Tips for maintaining a bird feeder
Whether you are setting up a new bird feeder or getting ready to put an old feeder away for the season, it's up to you to maintain a safe and healthy place for your birds to feed. Use this checklist to make sure you have covered everything necessary for your birds to have a great dining experience.
Setting up a new feeder
When opening a new feeder, there are a few simple steps you'll need to take:
- Wipe the new feeder down with birdhouse cleaner or a mix of bleach and water (1 part bleach to 9 parts hot water). This will help remove any residue that might have gotten in the feeder at the store, in shipping or in storage.
- Choose your location thoughtfully. The type of feeder you are putting up and the kinds of birds you hope to attract will influence where you hang the bird feeder.
- Feeders require frequent re-filling and cleaning. Choose a location that you can easily check so you take care of both whenever necessary. The easier a feeder is for you to get to, the more likely you are to maintain it properly.
- Beware of predators (especially cats). Placing a bird feeder near a potted plant where cats can easily get to the feeder is adding unnecessary risk. It's better to move the feeder or potted plant than to clean up after the cats.
- Most songbirds like to have a tree or perch nearby where they can go when feeders are busy or as cover to hide from birds of prey.
- Many larger birds, on the other hand, are more comfortable feeding on the ground or on very stable feeding platforms. If you are trying to attract mourning doves, you'll pick a very different location than if you are putting out hummingbird feeders.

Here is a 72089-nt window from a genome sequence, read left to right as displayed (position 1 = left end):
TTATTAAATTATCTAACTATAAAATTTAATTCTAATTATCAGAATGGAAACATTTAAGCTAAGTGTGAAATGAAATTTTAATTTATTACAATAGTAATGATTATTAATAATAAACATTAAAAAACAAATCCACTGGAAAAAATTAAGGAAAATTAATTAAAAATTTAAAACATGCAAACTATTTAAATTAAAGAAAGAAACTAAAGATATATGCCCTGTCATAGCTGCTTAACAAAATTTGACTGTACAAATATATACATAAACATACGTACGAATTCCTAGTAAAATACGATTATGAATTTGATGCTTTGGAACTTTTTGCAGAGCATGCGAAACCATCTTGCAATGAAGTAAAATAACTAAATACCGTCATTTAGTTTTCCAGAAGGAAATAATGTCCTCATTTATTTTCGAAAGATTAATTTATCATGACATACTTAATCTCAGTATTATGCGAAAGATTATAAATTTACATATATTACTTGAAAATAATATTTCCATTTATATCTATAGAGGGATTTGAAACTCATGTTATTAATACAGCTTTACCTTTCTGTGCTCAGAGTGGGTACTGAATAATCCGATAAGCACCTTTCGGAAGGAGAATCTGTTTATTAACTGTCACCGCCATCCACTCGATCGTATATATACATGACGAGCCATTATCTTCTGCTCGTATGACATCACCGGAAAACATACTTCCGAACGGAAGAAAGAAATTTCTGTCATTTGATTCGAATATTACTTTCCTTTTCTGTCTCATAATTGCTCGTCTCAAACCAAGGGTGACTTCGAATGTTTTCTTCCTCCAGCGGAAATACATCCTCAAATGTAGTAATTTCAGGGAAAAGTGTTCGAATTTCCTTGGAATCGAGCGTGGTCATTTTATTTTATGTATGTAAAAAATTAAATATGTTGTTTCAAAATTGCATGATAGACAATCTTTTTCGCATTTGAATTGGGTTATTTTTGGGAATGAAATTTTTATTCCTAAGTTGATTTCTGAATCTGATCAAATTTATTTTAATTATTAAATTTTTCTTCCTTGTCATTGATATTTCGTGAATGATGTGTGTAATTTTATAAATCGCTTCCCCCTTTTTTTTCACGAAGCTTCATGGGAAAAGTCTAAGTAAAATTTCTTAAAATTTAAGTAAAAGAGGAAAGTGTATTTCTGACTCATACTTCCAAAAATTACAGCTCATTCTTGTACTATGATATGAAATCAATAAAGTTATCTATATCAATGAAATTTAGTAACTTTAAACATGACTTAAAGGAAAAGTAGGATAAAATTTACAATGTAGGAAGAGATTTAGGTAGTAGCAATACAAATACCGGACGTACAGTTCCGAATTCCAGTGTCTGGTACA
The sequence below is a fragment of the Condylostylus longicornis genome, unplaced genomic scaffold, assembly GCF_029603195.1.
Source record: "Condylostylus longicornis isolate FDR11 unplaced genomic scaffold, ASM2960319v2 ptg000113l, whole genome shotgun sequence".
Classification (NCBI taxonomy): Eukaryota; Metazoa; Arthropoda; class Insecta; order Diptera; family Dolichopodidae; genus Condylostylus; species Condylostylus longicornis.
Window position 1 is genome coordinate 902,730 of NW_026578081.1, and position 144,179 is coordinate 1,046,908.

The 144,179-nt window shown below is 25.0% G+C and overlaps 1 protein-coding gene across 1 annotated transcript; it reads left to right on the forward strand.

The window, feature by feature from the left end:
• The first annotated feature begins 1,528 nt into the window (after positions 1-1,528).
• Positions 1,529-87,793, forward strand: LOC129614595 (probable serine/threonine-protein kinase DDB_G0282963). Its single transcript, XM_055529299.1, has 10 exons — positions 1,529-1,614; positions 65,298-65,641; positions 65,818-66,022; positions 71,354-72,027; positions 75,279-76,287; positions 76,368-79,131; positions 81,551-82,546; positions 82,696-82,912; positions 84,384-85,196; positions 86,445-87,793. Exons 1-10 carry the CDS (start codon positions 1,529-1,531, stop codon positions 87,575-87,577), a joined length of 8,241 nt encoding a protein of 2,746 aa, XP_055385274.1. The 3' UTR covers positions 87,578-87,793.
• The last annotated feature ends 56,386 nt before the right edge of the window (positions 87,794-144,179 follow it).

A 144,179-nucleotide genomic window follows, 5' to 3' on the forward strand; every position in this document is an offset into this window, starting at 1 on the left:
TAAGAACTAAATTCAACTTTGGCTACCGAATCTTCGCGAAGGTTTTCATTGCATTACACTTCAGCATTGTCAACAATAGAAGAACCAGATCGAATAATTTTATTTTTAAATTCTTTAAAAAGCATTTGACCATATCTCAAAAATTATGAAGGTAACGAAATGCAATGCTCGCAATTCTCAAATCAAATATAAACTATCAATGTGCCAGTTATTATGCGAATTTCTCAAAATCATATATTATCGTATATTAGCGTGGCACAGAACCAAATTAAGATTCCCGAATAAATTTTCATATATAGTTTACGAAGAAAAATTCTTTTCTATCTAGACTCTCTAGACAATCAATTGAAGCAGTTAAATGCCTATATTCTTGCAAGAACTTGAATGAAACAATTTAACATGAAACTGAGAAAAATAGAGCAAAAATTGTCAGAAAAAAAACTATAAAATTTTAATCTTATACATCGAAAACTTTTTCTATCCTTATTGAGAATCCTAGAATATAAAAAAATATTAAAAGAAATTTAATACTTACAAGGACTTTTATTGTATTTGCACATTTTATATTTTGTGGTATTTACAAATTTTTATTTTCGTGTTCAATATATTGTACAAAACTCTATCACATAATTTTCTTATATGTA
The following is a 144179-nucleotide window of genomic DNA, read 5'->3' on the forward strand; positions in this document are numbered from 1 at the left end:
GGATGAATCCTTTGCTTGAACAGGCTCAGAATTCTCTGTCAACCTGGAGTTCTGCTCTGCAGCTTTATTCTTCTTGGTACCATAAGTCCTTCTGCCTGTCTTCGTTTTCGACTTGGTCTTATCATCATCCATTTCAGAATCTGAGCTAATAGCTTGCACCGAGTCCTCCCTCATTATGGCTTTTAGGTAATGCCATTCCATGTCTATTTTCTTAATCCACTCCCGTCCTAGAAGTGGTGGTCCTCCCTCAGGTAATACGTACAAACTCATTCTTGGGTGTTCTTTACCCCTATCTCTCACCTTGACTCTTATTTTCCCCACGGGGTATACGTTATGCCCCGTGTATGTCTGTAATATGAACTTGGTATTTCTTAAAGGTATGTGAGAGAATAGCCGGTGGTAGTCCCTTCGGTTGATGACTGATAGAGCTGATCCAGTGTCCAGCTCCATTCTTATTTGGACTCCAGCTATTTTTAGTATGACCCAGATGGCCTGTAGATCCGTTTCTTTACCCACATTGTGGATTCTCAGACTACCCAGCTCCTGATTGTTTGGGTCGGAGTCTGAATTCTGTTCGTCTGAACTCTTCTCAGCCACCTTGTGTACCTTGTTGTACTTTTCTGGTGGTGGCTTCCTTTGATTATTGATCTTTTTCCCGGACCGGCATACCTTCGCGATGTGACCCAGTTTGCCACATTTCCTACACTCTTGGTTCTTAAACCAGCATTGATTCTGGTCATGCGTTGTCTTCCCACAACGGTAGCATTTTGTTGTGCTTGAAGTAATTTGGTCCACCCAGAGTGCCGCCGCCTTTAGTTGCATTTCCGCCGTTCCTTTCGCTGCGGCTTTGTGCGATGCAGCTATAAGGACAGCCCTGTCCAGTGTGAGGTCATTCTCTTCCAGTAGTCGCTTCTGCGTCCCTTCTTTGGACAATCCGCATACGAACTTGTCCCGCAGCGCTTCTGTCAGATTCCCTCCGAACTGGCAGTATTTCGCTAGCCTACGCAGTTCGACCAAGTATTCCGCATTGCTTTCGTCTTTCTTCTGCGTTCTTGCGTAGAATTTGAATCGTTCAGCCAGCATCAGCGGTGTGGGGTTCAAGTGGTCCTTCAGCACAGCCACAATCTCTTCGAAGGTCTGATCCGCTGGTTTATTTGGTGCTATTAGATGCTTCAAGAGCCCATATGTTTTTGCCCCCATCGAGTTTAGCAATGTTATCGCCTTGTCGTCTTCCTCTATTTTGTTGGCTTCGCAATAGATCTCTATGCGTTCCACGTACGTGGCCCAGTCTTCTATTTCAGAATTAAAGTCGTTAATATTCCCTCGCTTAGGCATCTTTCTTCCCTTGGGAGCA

- You also want to keep bird food thieves (also known as squirrels) in mind when choosing a location. There are some great products out there that can help keep squirrels from taking over your bird feeder, but a location squirrels have difficulty getting to is a good start.
- If it's out a large window in your home, you can decide if you want to get a window mount. They can hold a few pounds of bird seed or hummingbird nectar and a couple of birds. You wouldn't want a window mount for a large feeder, but for an up-close birdwatching experience, nothing beats a window mounted feeder.
- Another up-close option is a deck-mounted hanger. It clamps on to the edge of your deck and allows you to hang up larger bird feeders. The location you choose for the bird feeder will influence the hanging hardware you choose.
- Nectar for hummingbirds.
- Grape jelly or fruit for orioles.
- Mealworms for bluebirds.
- Black oil sunflower seeds for goldfinches, cardinals and most other common songbirds.
- Suet for chickadees, nuthatches, woodpeckers and titmice.
Making your feeders safe
It's important to clean your bird feeder from time to time. Whether you have a hummingbird feeder filled with nectar or seed feeder, you should clean your feeder as often as necessary. Mold and feces are not always easily visible, so you may just want to clean your feeders regularly just to be safe.
- At the beginning of the season, wipe down your feeders with bleach and water.
- Before you re-stock your birdseed, check to see if the remaining seed in the feeder has gotten wet. Wet birdseed will quickly get moldy and can make birds sick. If the bird seed is not dry, throw the bird seed away. It's not worth taking a chance with your birds' health.